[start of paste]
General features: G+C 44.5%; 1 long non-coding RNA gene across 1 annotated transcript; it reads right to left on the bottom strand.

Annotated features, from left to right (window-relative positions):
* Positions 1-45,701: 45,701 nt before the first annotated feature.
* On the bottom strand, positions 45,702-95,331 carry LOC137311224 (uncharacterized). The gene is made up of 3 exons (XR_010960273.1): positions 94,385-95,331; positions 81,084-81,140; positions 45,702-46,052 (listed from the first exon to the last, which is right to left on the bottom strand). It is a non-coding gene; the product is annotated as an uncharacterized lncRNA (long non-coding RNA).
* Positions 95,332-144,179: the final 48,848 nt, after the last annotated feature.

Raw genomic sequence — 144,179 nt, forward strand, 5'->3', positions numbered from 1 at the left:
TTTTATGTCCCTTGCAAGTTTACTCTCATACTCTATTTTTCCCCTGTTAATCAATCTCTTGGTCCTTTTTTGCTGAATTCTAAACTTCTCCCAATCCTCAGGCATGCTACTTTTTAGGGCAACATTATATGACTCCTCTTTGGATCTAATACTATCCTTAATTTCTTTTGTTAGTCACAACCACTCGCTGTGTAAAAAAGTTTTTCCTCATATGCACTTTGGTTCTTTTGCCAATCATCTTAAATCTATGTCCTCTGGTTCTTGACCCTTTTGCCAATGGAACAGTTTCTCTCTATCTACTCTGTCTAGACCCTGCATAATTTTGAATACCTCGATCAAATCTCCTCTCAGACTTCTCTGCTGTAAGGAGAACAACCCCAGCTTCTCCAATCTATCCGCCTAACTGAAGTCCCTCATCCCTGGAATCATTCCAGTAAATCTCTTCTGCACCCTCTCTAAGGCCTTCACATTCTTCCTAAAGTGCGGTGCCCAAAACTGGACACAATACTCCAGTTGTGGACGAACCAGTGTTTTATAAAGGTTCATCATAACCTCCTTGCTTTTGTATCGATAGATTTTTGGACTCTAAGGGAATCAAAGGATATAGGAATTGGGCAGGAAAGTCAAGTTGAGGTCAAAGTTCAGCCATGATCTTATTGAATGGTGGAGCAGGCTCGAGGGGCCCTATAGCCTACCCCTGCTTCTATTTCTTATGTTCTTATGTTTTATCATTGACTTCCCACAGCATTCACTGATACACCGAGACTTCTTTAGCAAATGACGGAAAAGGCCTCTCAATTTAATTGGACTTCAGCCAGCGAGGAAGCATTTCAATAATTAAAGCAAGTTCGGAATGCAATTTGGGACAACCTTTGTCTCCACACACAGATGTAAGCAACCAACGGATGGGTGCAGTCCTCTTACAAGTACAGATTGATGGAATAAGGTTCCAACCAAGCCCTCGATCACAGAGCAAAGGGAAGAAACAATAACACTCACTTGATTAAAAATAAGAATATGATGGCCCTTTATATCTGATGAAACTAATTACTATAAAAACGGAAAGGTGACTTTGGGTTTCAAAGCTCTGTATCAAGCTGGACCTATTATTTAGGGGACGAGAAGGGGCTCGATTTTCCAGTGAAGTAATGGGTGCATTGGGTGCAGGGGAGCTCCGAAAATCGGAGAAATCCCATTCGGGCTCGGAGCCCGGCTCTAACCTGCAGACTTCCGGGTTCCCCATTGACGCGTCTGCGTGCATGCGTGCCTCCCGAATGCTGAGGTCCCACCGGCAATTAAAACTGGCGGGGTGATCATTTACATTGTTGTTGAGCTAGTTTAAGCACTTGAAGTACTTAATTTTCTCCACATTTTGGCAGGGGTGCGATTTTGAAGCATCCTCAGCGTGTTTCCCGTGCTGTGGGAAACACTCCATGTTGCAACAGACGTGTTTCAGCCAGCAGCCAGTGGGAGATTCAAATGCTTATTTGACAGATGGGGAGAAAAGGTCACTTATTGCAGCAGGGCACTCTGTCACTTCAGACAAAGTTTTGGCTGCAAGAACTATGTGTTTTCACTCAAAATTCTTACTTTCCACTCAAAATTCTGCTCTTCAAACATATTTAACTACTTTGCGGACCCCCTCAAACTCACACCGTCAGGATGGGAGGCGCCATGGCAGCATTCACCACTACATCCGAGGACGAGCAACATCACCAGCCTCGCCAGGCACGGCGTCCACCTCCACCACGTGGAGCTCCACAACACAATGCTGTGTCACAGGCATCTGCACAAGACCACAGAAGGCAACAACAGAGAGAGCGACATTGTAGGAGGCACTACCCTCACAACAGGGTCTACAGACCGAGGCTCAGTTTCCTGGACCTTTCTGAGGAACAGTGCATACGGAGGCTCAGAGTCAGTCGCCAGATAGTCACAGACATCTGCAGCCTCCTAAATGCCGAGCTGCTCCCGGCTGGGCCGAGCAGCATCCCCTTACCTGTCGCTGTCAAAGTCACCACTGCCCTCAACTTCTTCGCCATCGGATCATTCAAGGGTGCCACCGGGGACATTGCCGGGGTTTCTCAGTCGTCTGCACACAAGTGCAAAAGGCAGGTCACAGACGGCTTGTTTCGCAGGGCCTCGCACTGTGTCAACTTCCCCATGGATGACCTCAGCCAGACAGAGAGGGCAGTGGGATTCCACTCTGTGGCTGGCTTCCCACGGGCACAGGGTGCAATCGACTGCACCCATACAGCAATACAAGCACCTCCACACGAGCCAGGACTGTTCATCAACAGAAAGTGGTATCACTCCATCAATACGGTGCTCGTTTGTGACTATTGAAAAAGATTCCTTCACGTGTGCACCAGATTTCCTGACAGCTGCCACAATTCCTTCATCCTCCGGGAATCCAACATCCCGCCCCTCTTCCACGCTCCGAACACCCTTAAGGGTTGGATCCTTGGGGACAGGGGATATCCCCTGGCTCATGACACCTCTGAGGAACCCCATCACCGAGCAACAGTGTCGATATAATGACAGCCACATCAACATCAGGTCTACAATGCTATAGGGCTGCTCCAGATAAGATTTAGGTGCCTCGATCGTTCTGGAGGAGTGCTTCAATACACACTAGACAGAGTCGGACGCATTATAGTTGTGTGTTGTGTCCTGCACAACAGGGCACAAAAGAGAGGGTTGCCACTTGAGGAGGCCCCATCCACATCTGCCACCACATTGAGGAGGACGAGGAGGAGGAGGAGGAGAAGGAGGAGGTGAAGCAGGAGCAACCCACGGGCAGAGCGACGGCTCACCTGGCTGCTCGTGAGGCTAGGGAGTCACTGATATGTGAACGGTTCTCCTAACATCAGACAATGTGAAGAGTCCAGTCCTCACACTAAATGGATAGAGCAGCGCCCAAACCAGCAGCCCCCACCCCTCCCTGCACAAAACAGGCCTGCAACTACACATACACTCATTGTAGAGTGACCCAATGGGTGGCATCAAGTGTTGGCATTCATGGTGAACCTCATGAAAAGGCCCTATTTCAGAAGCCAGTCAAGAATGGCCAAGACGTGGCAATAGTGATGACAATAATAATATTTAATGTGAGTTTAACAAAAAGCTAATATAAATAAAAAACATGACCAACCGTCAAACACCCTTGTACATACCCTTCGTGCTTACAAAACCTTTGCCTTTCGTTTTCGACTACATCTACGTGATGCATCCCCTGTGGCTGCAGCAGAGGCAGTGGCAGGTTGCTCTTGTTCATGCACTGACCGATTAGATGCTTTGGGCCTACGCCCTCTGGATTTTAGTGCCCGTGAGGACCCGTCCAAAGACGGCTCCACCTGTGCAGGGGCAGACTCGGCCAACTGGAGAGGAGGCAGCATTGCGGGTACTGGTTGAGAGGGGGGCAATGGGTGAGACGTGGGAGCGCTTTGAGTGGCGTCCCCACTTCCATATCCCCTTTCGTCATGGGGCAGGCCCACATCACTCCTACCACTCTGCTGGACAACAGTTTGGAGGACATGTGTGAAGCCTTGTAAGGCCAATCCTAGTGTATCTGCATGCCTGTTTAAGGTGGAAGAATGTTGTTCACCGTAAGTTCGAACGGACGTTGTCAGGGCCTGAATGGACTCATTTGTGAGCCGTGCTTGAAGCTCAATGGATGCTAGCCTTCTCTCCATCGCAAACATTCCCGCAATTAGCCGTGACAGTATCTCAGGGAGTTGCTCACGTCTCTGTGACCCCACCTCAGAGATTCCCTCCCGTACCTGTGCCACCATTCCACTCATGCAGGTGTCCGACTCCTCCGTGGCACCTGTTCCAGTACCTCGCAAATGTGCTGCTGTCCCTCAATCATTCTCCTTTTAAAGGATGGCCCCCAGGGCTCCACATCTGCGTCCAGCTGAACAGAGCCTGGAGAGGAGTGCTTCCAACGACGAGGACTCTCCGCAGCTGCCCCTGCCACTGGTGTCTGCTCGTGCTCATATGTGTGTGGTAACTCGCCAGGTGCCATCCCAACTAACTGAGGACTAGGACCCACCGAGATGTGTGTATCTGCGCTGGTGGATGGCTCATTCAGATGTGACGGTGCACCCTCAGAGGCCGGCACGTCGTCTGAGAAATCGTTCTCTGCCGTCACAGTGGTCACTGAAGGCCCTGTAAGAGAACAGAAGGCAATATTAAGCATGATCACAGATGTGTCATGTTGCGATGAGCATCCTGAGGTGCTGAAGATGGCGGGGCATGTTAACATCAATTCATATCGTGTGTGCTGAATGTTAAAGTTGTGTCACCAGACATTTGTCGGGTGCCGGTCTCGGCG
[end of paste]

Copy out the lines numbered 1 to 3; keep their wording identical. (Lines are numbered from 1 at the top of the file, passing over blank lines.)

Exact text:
General features: G+C 44.5%; 1 long non-coding RNA gene across 1 annotated transcript; it reads right to left on the bottom strand.

Annotated features, from left to right (window-relative positions):
* Positions 1-45,701: 45,701 nt before the first annotated feature.